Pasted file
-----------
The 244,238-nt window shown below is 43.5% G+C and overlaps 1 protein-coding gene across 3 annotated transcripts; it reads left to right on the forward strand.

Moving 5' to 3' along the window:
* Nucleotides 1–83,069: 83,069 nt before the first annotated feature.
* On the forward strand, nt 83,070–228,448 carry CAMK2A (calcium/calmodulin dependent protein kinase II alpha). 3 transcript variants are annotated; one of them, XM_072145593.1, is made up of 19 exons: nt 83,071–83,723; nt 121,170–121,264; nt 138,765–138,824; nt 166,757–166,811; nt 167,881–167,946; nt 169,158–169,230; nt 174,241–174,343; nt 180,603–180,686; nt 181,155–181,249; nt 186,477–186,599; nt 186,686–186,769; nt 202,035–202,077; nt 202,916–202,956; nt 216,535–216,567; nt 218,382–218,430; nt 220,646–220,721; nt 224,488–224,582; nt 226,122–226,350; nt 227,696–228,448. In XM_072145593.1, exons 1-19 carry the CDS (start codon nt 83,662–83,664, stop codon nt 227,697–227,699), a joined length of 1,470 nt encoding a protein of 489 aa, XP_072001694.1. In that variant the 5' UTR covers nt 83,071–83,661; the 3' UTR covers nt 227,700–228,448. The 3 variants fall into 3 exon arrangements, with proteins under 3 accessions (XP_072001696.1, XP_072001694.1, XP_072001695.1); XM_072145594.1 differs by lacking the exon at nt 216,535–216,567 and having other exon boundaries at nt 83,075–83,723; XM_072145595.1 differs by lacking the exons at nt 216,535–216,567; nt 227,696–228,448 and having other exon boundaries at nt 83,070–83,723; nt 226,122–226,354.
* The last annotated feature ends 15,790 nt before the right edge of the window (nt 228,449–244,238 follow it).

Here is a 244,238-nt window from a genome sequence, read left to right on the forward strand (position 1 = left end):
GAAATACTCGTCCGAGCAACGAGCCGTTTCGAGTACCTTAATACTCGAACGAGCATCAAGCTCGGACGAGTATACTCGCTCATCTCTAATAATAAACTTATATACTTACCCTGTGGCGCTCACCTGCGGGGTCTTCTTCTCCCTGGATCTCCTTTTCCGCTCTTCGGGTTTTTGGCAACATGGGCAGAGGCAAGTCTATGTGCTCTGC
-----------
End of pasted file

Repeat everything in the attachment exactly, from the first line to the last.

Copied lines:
The 244,238-nt window shown below is 43.5% G+C and overlaps 1 protein-coding gene across 3 annotated transcripts; it reads left to right on the forward strand.

Moving 5' to 3' along the window:
* Nucleotides 1–83,069: 83,069 nt before the first annotated feature.
* On the forward strand, nt 83,070–228,448 carry CAMK2A (calcium/calmodulin dependent protein kinase II alpha). 3 transcript variants are annotated; one of them, XM_072145593.1, is made up of 19 exons: nt 83,071–83,723; nt 121,170–121,264; nt 138,765–138,824; nt 166,757–166,811; nt 167,881–167,946; nt 169,158–169,230; nt 174,241–174,343; nt 180,603–180,686; nt 181,155–181,249; nt 186,477–186,599; nt 186,686–186,769; nt 202,035–202,077; nt 202,916–202,956; nt 216,535–216,567; nt 218,382–218,430; nt 220,646–220,721; nt 224,488–224,582; nt 226,122–226,350; nt 227,696–228,448. In XM_072145593.1, exons 1-19 carry the CDS (start codon nt 83,662–83,664, stop codon nt 227,697–227,699), a joined length of 1,470 nt encoding a protein of 489 aa, XP_072001694.1. In that variant the 5' UTR covers nt 83,071–83,661; the 3' UTR covers nt 227,700–228,448. The 3 variants fall into 3 exon arrangements, with proteins under 3 accessions (XP_072001696.1, XP_072001694.1, XP_072001695.1); XM_072145594.1 differs by lacking the exon at nt 216,535–216,567 and having other exon boundaries at nt 83,075–83,723; XM_072145595.1 differs by lacking the exons at nt 216,535–216,567; nt 227,696–228,448 and having other exon boundaries at nt 83,070–83,723; nt 226,122–226,354.
* The last annotated feature ends 15,790 nt before the right edge of the window (nt 228,449–244,238 follow it).

Here is a 244,238-nt window from a genome sequence, read left to right on the forward strand (position 1 = left end):
GAAATACTCGTCCGAGCAACGAGCCGTTTCGAGTACCTTAATACTCGAACGAGCATCAAGCTCGGACGAGTATACTCGCTCATCTCTAATAATAAACTTATATACTTACCCTGTGGCGCTCACCTGCGGGGTCTTCTTCTCCCTGGATCTCCTTTTCCGCTCTTCGGGTTTTTGGCAACATGGGCAGAGGCAAGTCTATGTGCTCTGC